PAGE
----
Hyperscale.com 2013-09-28This volume is the latest in Mushroom Model Magazine’s Blue Series that recounts the history specific squadrons and pilots. This volume focuses on the Polish pilots in France that made up the “Montpellier Fighter Squadron”. These pilots escaped Poland after it’s fall, through Hungary and Rumania, finding their way to France. The first thing we learn is that there really was not a “Montpellier Squadron”. Rather, this was a label given to the first group of Polish pilots that arrived in France and trained at the Centre d’Instruction d’Aviation de Chasse at Montpellier, France. The name became associated with the pilots as they entered service in various units. After training, the Polish pilots were not allowed to form their own Polish units, as they had wanted. Initially the French did not trust the Poles and felt it was better for them to be integrated into French squadrons. The book provides an interesting perspective on blame and trust. The French felt that the Polish pilots, upon their arrival, could not be trusted believing the Poles had given up in the fight against the Germans. Later, as the French concluded the armistice with Germany, the French feared that the Polish pilots would not honor it and continue to fight on their own. The book concludes with a most poignant observation, by a Polish pilot, about the state of mind of French pilots upon the fall of France. The exploits of the Polish pilots are told based on each individual French squadron in which they served. Each squadron is allocated its own chapter. But the story is the same across the squadrons – a good fight against overwhelming odds and, hopefully, an escape from France, usually through North Africa. This volume is filled with an excellent collection of photographs, the majority of which I have not seen before. Also sprinkled throughout are brief biographies of individual Polish pilots. Finally, as has become the norm for books from Stratus publications of Poland, which published this volume for Mushroom, the profiles are of excellent quality. But this monograph is not without some issues. First, the English is a bit “cumbersome” and the narrative does not flow particularly well. Second, I wish the author had, in the beginning, given a comparative of ranks in the Polish, French and British or US air force. There is list of pilots in the back with Polish and French ranks, but it is not as effective as it could have been. Finally, I would have liked to have learned more about the marking of the French aircraft with the Polish checkerboard, and issues that might have arisen. The aircraft, for all practical purposes, carried two sets of national markings. Mushroom and Stratus must be commended for publishing monographs such as this one. The efforts and exploits of pilots from Poland and Czechoslovakia are over shadowed by writings about USAAF, RAF and especially Luftwaffe pilots. No one who has any interest in the air warfare in World War Two should ignore this book. It provides a very good account of the Polish pilots during a tragic period of the war. The events, the pilots and the aircraft are all given their due. Recommended.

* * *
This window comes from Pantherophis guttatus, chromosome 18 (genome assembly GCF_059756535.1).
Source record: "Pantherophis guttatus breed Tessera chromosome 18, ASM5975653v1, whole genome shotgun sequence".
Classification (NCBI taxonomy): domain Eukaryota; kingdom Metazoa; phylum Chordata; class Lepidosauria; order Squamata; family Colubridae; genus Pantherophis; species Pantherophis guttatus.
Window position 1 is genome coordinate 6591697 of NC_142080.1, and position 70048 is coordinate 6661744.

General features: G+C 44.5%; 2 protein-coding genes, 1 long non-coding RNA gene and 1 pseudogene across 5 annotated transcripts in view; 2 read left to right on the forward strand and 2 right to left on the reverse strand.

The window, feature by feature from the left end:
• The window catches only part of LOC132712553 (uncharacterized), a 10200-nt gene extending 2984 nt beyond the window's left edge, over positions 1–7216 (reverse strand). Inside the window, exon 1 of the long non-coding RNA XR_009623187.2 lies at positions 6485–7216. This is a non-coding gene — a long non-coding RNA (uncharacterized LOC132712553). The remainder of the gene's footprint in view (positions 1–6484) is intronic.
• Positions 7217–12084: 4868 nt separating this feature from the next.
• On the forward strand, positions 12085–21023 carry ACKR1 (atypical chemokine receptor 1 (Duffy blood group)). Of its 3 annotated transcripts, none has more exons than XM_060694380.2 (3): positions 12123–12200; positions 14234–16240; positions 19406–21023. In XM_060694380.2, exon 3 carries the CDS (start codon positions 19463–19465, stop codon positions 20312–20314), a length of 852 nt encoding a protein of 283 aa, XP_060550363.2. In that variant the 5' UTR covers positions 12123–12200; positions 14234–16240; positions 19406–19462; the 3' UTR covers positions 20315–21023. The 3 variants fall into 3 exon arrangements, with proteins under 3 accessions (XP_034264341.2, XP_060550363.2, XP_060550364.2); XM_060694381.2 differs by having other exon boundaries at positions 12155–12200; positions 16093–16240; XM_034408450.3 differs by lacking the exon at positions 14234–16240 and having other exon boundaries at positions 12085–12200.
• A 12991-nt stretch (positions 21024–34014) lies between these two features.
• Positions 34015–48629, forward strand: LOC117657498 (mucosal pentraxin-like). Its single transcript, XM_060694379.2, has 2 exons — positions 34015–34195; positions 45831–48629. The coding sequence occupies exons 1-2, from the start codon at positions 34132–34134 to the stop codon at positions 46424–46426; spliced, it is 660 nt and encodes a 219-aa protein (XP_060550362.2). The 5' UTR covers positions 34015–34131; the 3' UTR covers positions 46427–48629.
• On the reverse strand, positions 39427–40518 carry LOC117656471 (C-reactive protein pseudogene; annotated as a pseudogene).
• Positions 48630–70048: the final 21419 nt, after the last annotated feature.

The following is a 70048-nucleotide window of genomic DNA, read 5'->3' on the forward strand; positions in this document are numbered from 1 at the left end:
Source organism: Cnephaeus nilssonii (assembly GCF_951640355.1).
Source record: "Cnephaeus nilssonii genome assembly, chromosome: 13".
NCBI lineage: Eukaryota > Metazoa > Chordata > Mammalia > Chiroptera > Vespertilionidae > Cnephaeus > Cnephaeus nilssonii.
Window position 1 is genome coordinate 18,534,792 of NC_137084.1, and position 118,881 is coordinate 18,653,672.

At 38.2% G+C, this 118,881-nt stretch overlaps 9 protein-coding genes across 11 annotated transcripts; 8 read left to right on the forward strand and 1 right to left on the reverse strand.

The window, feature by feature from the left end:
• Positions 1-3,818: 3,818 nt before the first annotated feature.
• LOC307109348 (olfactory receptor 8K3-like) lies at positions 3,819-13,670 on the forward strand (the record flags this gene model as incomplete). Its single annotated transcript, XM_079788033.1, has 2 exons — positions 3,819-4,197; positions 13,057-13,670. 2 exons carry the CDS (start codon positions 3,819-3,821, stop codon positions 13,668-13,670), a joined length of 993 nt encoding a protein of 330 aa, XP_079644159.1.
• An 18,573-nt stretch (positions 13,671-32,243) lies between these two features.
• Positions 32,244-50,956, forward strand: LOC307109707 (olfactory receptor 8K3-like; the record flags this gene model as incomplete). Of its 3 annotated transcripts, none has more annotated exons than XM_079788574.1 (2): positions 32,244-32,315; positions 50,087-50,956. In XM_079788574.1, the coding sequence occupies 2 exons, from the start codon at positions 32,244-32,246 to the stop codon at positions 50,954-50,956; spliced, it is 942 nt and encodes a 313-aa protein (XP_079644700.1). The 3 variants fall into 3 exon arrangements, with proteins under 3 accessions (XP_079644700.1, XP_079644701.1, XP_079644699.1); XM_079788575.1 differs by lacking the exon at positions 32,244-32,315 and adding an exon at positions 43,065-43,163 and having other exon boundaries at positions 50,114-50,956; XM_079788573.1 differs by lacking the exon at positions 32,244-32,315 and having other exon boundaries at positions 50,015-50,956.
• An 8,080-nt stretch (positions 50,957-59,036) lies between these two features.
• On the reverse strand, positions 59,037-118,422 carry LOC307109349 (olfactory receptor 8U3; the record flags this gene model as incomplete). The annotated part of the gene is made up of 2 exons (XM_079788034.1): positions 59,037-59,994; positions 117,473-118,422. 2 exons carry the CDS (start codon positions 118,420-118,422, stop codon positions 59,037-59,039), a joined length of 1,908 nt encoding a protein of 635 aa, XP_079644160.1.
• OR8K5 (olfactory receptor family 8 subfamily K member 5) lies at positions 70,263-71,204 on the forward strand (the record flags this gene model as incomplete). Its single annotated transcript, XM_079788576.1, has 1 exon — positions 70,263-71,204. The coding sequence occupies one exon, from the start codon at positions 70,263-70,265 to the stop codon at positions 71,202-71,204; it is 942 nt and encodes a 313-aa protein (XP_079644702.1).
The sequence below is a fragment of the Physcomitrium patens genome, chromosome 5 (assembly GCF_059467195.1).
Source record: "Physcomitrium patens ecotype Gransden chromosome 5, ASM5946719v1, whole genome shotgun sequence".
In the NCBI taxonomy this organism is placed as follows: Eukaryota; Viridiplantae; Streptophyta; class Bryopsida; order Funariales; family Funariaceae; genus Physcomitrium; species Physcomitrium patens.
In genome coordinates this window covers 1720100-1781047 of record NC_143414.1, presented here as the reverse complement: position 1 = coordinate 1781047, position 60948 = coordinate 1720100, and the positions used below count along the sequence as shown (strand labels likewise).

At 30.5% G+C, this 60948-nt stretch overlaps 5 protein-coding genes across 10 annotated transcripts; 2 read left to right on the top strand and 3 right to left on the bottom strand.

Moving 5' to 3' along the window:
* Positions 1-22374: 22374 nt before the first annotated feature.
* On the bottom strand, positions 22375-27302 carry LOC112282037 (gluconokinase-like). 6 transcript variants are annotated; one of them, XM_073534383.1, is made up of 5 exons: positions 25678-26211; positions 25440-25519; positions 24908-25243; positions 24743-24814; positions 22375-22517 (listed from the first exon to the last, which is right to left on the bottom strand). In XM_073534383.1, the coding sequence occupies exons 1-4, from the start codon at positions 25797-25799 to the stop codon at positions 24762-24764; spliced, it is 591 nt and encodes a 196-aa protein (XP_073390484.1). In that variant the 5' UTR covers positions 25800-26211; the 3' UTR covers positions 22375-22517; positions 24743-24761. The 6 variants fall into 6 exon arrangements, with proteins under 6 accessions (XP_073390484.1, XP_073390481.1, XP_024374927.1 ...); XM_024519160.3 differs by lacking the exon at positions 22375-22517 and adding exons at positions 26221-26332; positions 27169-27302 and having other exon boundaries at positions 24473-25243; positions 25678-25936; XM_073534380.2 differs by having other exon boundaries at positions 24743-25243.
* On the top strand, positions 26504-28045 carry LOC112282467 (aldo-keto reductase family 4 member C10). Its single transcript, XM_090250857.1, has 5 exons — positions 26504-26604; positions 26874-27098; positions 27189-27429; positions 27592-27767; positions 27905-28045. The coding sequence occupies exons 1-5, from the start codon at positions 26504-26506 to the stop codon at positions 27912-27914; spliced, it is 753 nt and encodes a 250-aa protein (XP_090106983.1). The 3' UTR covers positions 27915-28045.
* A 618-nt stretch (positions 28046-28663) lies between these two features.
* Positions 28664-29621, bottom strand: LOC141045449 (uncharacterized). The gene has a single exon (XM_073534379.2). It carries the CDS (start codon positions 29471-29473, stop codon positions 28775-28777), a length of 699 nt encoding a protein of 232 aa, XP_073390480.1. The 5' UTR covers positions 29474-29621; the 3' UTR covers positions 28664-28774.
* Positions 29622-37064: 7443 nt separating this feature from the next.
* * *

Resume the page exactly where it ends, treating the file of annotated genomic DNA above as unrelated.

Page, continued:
ModelingMadness.com 2013-09-28After the fall of Poland in 1939, many of the Polish military left the country and sought the opportunity to continue the fight against the Germans with the armed forces of other countries. When it came to pilots and ground crew, the UK wanted bomber crews and France wanted fighter pilots and mechanics. So it was that the British formed bomber units with Polish crews and the French started training fighter pilots to fly French aircraft. This training took part in Montpellier and was planned by the Polish authorities to form an all-Polish Squadron. Of course, the French had other plans and wanted to integrate sections of Polish pilots into extant units. And that is just what happened. Conversion training went much faster than expected by the French, but that shouldn't have been a surprise as these men were, for the most part, experienced pilots with hundreds of flight hours. They were provided MS.406 fighters. Not the best of the time and bordering on obsolescence, but they were all that was readily available. This then, is the story of each of these various sections and their combat record from formation until the eventual collapse of the French government in June of 1940. Each section is dealt with separately and a provided in a diary format. There are photos of the pilots and planes involved with little biographies of these men placed in separate tables throughout the book. In addition to these pilots, those who flew as individuals with French units on the D.520 and MB.152 are also covered. In line with other MMP books, there are a complete set of tables and many pages of superlative profiles and three-views, all in full color. Combined with an interesting selection of period photos, one has a complete look at the rather hurried and harried existence of these men. A book that I found to be quite interesting to read and I know you will as well.
MiniReplika No 57 2009-03-25